Tombs of the Nobles Plans, Luxor, Egypt

Luxor, Egypt.
The Tombs of the Nobles spread over an area of about two square miles from Dra' Abu el-Naga' in the north to Deir el Medina in the south. There are well over three hundred. All belong to the officials who wielded power, to a greater or lesser extent, in the New Kingdom.
Who were these people, these aristocrats of the age? Perhaps their position is best understood by stressing first of all that the Pharaoh of Egypt was no mere figurehead. His position was supreme and he took an active part in all affairs of state. He was concerned with matters ranging from the height the water rose during the inundation of the Nile in any year, to the recruitment of troops, whom he personally led into battle. He participated in public ceremonies and dedications, supervised the planning and construction of an edifice or a state thoroughfare and even had the final say in the judgement of a petty crime. It can be readily appreciated
therefore that this was far too much for a single pair of hands and the Pharaoh's vizier took a share of the responsibility. Along with the chief treasurer, he headed the main government departments.
The vizier provided the liaison between the departmental heads and the Pharaoh, just as the departmental heads provided the liaison between the workers and the vizier. In Thebes all the affairs of the state capital filtered through the hands of the vizier before coming to the attention of the Pharaoh, including the annual taxation from officials and recording of tributes from conquered lands.
The viziers held a powerful position and the growth of this power can be traced in their tombs from the days of Thutmose III , when the monarch could afford to be liberal with his loyal and trusted subordinates, giving them gifts and honors in recognition of their services, to the era following Akhenaten's breakaway government when the vizier became the power behind the throne and, taking advantage of a weakening line of monarchs, ultimately gained the supreme position for himself.
These then are the tombs of the grand vizier and of those under his control : the army general, the superintendent of granaries, the overseer of gardens, the scribe of the fields,etc. The majority of tombs were uniform and simple, designed in two parts. There was a wide open court leading to a hall which was sometimes supported by pillars or columns. Directly center-back of this hall was a long corridor leading to the offering shrine which had niches for the statues of the relatives of the deceased. The walls, due to the poor
quality limestone rock, were covered with a layer of clay and then a coat of whitewash. These were painted. There are sculptured reliefs on only a few. The walls of the main hall usually bore prayers for the deceased to the right and a record of his career to the left. The back corridor usually carried the various funerary rites.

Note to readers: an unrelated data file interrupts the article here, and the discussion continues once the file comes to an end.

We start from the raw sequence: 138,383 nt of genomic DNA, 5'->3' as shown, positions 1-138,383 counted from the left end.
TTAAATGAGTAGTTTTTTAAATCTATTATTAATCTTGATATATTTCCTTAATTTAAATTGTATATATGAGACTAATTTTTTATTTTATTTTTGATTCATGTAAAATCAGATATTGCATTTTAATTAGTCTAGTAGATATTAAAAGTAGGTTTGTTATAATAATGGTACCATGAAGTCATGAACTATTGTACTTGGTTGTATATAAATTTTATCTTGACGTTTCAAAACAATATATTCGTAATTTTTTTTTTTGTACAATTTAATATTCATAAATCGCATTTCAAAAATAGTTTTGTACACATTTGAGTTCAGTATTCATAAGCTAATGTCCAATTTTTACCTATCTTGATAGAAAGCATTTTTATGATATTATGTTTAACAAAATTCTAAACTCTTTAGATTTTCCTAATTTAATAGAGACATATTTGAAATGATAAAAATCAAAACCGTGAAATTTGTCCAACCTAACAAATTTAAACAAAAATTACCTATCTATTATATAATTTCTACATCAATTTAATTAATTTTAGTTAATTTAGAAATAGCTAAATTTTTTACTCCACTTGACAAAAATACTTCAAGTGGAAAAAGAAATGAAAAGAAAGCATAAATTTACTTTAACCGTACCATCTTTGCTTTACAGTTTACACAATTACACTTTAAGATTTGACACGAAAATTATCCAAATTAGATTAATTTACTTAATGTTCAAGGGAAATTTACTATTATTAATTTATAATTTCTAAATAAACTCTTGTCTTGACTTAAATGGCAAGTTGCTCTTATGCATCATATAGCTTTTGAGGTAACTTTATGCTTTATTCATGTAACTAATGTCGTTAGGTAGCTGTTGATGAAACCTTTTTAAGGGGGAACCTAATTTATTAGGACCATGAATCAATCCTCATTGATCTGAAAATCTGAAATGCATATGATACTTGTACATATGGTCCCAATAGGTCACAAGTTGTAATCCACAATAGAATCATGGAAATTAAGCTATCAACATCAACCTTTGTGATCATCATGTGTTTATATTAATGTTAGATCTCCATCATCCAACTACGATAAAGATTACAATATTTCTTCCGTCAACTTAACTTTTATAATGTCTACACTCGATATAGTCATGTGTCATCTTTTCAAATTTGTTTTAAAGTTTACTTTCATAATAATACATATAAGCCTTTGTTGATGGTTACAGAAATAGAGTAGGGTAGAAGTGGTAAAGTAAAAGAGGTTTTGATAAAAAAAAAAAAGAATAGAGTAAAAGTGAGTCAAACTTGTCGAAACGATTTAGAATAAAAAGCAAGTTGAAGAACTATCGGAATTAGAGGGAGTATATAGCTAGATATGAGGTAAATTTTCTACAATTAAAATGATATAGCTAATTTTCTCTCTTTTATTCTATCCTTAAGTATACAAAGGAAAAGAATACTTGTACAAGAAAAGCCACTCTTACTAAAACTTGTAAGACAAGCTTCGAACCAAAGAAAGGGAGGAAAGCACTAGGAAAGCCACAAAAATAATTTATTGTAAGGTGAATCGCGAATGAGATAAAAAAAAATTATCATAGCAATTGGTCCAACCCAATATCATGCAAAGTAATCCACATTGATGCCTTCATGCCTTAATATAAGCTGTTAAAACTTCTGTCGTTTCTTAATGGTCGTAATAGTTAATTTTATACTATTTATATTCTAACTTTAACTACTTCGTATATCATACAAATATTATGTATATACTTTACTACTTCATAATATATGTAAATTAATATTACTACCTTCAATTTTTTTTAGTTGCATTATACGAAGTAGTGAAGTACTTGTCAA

The tombs of the nobles differed from those of the Pharaoh in one important respect. Where as the royal tombs were only burial places, the tombs of the nobles were funerary rooms and burial places combined. The Pharaoh was divine and joy and plenty were automatically assured to him in the hereafter, while a nobleman
depicted on the walls of his tomb every aspect of his experience on earth that he wanted repeated in the hereafter. Naturally he chose the most pleasant memories : the perfect harvest, the perfect feast, the perfect catch on the hook and the perfect fowl brought down with an arrow. The happiest hours of his life were captured for the hereafter, the greatest joys and naturally the most praiseworthy honors best owed on him for his administrative excellence.
These tombs shed a flood of light on the life and times. They are valuable chapters in ancient history. Just as the Saqqara Mastabas tell us about life in the Old Kingdom and the rock-hewn tombs of Beni Hassan give an insight into the Middle Kingdom, it is the tombs of the nobles that tell us most about the New Kingdom.We
see how the people lived, worked, built, fished, speared.We see them enjoying a social function and grieving at a funeral. We see the impassive faces of officials at a public ceremony and the light-hearted gaiety of a group of dancers. In fact here is a new type of art.
Egyptian art , as we have seen, was both religious and idealized, conforming to a strict pattern in the portrayal of the Pharaoh, the deities, battles and festivities. The side-view face was considered more typical of the individual than front-view, whilst front-view eyes were necessary for expression. A side-view of the arms necessarily meant concealing one of them, therefore square shoulders were necessary. Groups of people were shown as parallel outlines behind the front figure. These traditions were never questioned by the state artists and they continued the repetitive positions and positioning from generation to generation. Movement was unknown.
In the tombs of the nobles we come across a severe break with these traditions. All the paintings are characterized by naturalism.
First of all, in place of the frieze, each wall is surrounded by a decorative border and within each frame is a picture, complete in itself. The outer figures face inwards, movements and actions are varied. There is balance, perspective and, surprisingly, even front-view faces and side-view shoulders. The most delightful drawings are such realistic portrayals as a thirsty man and a naughty child.
The natural wit and spontaneity of the artist has at last been released. While national and mortuary temples were normally filled with stylized, grand, heroic and repetitive themes, the walls of the tombs of the nobles were covered with a rich and exciting catalogue of the lives of men, each of whom was a pivot of at least
one administrative unit of his time - and not, as sometimes claimed, by cheap substitutes for wall relief.
Explore Tombs of the Nobles in details and plans:

Tombs of the Nobles Plans, Luxor, Egypt